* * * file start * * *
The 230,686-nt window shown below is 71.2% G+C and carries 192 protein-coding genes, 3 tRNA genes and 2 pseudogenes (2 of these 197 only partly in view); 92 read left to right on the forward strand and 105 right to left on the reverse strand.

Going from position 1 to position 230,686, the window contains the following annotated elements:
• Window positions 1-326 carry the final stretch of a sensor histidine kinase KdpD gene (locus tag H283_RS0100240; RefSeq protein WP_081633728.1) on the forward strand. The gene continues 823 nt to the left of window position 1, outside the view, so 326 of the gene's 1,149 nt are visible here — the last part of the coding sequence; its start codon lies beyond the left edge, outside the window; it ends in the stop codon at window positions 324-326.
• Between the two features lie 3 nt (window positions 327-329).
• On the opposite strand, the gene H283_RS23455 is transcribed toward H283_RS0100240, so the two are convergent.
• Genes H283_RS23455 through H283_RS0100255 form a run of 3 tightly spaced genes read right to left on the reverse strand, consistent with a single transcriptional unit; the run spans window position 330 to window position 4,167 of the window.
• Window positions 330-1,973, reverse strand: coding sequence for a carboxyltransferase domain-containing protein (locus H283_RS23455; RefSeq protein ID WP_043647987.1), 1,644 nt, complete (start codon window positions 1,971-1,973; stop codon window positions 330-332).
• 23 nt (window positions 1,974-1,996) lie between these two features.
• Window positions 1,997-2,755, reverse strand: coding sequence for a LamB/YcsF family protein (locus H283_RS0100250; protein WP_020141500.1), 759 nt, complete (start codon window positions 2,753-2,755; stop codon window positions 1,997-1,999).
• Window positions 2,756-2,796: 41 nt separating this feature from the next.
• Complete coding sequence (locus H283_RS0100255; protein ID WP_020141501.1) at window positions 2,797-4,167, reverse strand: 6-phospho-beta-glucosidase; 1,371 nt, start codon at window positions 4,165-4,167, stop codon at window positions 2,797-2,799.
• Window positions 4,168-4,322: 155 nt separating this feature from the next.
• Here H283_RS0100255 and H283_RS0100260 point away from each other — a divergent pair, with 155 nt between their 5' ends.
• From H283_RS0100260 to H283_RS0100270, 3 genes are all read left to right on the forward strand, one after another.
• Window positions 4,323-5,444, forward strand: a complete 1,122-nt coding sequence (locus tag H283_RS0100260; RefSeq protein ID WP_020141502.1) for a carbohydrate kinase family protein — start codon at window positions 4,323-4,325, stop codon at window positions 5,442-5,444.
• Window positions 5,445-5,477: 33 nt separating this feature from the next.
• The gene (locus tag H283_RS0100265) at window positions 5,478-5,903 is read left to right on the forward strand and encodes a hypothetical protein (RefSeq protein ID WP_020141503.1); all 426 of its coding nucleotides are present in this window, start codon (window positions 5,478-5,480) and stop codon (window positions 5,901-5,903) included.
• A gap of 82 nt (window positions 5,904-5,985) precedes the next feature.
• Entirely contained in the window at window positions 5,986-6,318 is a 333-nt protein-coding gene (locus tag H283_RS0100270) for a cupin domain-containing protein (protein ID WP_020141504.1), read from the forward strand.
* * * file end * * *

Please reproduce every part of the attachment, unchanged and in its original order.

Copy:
The 230,686-nt window shown below is 71.2% G+C and carries 192 protein-coding genes, 3 tRNA genes and 2 pseudogenes (2 of these 197 only partly in view); 92 read left to right on the forward strand and 105 right to left on the reverse strand.

Going from position 1 to position 230,686, the window contains the following annotated elements:
• Window positions 1-326 carry the final stretch of a sensor histidine kinase KdpD gene (locus tag H283_RS0100240; RefSeq protein WP_081633728.1) on the forward strand. The gene continues 823 nt to the left of window position 1, outside the view, so 326 of the gene's 1,149 nt are visible here — the last part of the coding sequence; its start codon lies beyond the left edge, outside the window; it ends in the stop codon at window positions 324-326.
• Between the two features lie 3 nt (window positions 327-329).
• On the opposite strand, the gene H283_RS23455 is transcribed toward H283_RS0100240, so the two are convergent.
• Genes H283_RS23455 through H283_RS0100255 form a run of 3 tightly spaced genes read right to left on the reverse strand, consistent with a single transcriptional unit; the run spans window position 330 to window position 4,167 of the window.
• Window positions 330-1,973, reverse strand: coding sequence for a carboxyltransferase domain-containing protein (locus H283_RS23455; RefSeq protein ID WP_043647987.1), 1,644 nt, complete (start codon window positions 1,971-1,973; stop codon window positions 330-332).
• 23 nt (window positions 1,974-1,996) lie between these two features.
• Window positions 1,997-2,755, reverse strand: coding sequence for a LamB/YcsF family protein (locus H283_RS0100250; protein WP_020141500.1), 759 nt, complete (start codon window positions 2,753-2,755; stop codon window positions 1,997-1,999).
• Window positions 2,756-2,796: 41 nt separating this feature from the next.
• Complete coding sequence (locus H283_RS0100255; protein ID WP_020141501.1) at window positions 2,797-4,167, reverse strand: 6-phospho-beta-glucosidase; 1,371 nt, start codon at window positions 4,165-4,167, stop codon at window positions 2,797-2,799.
• Window positions 4,168-4,322: 155 nt separating this feature from the next.
• Here H283_RS0100255 and H283_RS0100260 point away from each other — a divergent pair, with 155 nt between their 5' ends.
• From H283_RS0100260 to H283_RS0100270, 3 genes are all read left to right on the forward strand, one after another.
• Window positions 4,323-5,444, forward strand: a complete 1,122-nt coding sequence (locus tag H283_RS0100260; RefSeq protein ID WP_020141502.1) for a carbohydrate kinase family protein — start codon at window positions 4,323-4,325, stop codon at window positions 5,442-5,444.
• Window positions 5,445-5,477: 33 nt separating this feature from the next.
• The gene (locus tag H283_RS0100265) at window positions 5,478-5,903 is read left to right on the forward strand and encodes a hypothetical protein (RefSeq protein ID WP_020141503.1); all 426 of its coding nucleotides are present in this window, start codon (window positions 5,478-5,480) and stop codon (window positions 5,901-5,903) included.
• A gap of 82 nt (window positions 5,904-5,985) precedes the next feature.
• Entirely contained in the window at window positions 5,986-6,318 is a 333-nt protein-coding gene (locus tag H283_RS0100270) for a cupin domain-containing protein (protein ID WP_020141504.1), read from the forward strand.